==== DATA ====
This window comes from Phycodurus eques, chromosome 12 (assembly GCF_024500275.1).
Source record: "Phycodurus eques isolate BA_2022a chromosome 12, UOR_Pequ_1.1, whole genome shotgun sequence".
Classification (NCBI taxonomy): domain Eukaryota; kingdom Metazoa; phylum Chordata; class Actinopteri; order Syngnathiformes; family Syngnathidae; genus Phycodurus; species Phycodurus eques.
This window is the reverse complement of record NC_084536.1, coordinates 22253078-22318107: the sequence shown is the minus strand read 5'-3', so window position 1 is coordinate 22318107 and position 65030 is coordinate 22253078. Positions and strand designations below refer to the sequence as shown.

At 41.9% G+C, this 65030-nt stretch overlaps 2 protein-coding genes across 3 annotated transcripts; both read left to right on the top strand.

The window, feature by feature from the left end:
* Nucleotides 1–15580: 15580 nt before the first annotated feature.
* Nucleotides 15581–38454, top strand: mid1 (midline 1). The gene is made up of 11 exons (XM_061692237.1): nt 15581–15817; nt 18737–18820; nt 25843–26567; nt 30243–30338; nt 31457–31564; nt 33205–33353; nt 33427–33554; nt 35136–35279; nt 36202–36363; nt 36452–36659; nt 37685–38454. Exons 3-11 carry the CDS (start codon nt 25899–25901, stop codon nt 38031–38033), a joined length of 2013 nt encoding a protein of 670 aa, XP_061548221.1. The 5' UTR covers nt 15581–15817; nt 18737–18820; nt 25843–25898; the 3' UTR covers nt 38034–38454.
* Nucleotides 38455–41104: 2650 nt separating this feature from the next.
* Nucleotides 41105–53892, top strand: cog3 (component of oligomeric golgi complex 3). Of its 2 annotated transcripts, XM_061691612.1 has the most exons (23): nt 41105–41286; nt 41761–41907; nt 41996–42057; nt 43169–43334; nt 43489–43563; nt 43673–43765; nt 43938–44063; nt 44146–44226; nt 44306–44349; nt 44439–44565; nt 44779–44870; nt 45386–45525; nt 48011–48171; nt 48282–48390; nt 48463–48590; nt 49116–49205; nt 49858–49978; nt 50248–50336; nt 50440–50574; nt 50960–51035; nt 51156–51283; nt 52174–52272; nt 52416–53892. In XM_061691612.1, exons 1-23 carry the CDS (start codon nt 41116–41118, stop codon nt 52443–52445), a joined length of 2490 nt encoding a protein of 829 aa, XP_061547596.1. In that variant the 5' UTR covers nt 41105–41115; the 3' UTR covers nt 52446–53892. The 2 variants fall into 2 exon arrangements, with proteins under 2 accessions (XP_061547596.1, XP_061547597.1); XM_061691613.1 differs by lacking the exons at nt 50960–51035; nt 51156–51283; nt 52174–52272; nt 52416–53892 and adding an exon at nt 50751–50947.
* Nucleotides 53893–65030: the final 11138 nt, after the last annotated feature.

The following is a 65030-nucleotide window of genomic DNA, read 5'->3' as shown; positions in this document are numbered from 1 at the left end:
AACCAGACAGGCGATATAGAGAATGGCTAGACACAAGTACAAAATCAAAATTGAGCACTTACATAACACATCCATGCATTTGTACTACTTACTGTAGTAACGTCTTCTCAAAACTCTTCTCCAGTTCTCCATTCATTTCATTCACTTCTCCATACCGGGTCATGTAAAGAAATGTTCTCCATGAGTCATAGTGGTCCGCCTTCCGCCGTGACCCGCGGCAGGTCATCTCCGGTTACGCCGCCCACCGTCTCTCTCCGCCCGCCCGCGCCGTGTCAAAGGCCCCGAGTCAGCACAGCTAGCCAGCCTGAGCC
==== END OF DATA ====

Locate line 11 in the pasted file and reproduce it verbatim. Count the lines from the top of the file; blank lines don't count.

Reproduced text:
* Nucleotides 53893–65030: the final 11138 nt, after the last annotated feature.